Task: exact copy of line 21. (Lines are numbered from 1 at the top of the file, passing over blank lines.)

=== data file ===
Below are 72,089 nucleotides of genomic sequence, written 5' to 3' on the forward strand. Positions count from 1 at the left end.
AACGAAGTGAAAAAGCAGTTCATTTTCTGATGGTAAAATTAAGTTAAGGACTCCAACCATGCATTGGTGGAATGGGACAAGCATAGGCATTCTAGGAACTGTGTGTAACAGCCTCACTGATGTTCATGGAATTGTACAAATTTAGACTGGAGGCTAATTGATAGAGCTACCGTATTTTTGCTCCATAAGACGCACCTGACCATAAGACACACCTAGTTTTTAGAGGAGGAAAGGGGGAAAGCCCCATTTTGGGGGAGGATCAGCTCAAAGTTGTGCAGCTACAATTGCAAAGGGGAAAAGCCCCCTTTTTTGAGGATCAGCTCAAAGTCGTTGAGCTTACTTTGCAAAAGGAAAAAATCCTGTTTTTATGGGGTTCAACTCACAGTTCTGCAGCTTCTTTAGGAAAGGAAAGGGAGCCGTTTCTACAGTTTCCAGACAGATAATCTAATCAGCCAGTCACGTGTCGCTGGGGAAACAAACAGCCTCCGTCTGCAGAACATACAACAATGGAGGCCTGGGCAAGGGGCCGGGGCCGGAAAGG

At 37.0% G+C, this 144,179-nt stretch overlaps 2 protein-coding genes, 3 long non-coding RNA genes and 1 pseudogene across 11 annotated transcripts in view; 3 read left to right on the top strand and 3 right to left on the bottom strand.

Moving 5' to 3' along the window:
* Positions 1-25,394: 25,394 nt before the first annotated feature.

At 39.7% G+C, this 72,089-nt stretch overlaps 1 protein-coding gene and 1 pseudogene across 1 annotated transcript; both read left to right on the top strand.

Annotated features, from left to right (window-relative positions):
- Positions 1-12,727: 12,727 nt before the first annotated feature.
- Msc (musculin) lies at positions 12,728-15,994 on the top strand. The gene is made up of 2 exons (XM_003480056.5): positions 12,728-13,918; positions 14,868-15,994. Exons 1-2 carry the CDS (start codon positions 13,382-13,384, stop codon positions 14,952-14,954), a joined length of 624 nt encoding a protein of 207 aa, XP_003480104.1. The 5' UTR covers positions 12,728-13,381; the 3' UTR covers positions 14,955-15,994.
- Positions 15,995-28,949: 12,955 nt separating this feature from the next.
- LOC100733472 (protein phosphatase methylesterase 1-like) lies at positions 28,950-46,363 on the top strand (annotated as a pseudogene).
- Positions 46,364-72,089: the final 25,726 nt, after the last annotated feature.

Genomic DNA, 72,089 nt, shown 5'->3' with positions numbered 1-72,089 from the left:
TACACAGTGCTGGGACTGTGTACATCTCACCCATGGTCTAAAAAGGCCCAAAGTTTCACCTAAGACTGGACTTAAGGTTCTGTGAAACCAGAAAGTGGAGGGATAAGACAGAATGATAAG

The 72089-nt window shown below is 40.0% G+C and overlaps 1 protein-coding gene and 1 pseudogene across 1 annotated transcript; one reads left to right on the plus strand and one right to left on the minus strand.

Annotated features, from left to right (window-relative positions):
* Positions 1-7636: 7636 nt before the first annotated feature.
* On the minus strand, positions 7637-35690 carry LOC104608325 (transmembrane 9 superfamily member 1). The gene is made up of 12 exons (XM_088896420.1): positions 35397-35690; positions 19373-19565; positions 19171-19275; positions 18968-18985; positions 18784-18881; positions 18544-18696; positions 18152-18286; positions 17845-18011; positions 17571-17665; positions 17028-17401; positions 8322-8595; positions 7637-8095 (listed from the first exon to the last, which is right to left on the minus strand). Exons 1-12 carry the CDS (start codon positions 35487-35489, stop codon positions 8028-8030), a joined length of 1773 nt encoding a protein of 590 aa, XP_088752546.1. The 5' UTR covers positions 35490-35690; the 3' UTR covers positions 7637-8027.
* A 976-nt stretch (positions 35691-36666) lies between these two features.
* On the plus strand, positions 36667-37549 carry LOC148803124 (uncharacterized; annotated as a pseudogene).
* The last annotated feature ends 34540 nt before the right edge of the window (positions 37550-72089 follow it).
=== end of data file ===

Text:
* The last annotated feature ends 34540 nt before the right edge of the window (positions 37550-72089 follow it).